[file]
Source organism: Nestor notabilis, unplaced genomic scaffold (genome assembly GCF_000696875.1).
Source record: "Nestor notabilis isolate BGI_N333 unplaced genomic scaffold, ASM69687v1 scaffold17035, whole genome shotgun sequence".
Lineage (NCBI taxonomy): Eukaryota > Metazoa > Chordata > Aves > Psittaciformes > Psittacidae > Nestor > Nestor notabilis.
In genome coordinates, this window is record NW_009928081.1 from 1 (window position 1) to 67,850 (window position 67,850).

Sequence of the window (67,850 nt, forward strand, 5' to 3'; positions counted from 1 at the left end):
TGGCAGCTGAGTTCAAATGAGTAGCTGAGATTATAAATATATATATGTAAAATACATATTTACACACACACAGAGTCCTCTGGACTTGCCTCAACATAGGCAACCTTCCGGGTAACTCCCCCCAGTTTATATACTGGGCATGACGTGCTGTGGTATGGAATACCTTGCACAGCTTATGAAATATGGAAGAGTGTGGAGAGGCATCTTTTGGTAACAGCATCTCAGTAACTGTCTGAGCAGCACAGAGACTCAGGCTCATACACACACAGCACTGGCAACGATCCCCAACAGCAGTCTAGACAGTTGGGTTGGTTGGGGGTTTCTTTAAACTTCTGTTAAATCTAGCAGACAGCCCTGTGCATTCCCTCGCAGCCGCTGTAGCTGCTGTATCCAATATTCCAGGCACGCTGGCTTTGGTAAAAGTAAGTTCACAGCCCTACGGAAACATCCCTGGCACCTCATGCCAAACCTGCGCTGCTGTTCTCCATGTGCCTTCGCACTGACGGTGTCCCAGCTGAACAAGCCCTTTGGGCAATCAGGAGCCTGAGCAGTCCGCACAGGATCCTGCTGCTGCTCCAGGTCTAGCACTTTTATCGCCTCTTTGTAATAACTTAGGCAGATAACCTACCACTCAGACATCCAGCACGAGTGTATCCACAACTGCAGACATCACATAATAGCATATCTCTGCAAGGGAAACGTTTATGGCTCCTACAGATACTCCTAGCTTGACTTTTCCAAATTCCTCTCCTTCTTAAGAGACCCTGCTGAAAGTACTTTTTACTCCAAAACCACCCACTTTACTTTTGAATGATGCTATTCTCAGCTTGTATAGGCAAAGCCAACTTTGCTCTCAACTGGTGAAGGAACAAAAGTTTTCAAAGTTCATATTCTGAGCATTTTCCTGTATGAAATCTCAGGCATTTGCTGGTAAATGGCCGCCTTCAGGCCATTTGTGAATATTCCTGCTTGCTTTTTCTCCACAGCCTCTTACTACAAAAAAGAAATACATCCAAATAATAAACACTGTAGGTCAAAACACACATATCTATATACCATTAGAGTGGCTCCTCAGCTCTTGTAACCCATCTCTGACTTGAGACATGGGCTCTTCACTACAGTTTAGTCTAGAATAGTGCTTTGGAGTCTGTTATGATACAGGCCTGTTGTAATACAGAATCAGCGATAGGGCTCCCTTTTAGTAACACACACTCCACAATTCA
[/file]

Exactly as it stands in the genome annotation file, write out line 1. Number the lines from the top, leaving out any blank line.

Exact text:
Source organism: Nestor notabilis, unplaced genomic scaffold (genome assembly GCF_000696875.1).